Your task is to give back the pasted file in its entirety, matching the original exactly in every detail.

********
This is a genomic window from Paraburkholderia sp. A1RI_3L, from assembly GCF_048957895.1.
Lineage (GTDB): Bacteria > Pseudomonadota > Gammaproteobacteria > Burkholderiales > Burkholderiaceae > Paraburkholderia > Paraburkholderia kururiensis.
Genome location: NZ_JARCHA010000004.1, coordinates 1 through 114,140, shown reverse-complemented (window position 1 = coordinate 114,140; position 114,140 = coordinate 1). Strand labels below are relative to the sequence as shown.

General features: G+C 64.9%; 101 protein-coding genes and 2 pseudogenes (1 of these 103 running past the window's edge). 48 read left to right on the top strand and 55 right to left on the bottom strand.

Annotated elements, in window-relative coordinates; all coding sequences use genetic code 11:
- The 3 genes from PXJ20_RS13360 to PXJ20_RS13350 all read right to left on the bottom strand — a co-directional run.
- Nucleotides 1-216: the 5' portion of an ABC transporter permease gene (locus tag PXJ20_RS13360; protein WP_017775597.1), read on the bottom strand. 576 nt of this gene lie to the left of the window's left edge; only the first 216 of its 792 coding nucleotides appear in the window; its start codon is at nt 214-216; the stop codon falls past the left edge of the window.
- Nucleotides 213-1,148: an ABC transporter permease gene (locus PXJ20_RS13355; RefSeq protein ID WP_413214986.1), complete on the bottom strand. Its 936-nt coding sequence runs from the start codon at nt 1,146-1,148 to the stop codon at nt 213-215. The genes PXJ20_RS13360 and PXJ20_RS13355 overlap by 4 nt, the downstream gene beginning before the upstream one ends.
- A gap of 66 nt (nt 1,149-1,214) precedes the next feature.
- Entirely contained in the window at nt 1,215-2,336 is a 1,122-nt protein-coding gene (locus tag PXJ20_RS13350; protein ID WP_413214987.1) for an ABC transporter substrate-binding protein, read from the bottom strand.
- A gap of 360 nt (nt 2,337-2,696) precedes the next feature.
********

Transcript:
This is a genomic window from Paraburkholderia sp. A1RI_3L, from assembly GCF_048957895.1.
Lineage (GTDB): Bacteria > Pseudomonadota > Gammaproteobacteria > Burkholderiales > Burkholderiaceae > Paraburkholderia > Paraburkholderia kururiensis.
Genome location: NZ_JARCHA010000004.1, coordinates 1 through 114,140, shown reverse-complemented (window position 1 = coordinate 114,140; position 114,140 = coordinate 1). Strand labels below are relative to the sequence as shown.

General features: G+C 64.9%; 101 protein-coding genes and 2 pseudogenes (1 of these 103 running past the window's edge). 48 read left to right on the top strand and 55 right to left on the bottom strand.

Annotated elements, in window-relative coordinates; all coding sequences use genetic code 11:
- The 3 genes from PXJ20_RS13360 to PXJ20_RS13350 all read right to left on the bottom strand — a co-directional run.
- Nucleotides 1-216: the 5' portion of an ABC transporter permease gene (locus tag PXJ20_RS13360; protein WP_017775597.1), read on the bottom strand. 576 nt of this gene lie to the left of the window's left edge; only the first 216 of its 792 coding nucleotides appear in the window; its start codon is at nt 214-216; the stop codon falls past the left edge of the window.
- Nucleotides 213-1,148: an ABC transporter permease gene (locus PXJ20_RS13355; RefSeq protein ID WP_413214986.1), complete on the bottom strand. Its 936-nt coding sequence runs from the start codon at nt 1,146-1,148 to the stop codon at nt 213-215. The genes PXJ20_RS13360 and PXJ20_RS13355 overlap by 4 nt, the downstream gene beginning before the upstream one ends.
- A gap of 66 nt (nt 1,149-1,214) precedes the next feature.
- Entirely contained in the window at nt 1,215-2,336 is a 1,122-nt protein-coding gene (locus tag PXJ20_RS13350; protein ID WP_413214987.1) for an ABC transporter substrate-binding protein, read from the bottom strand.
- A gap of 360 nt (nt 2,337-2,696) precedes the next feature.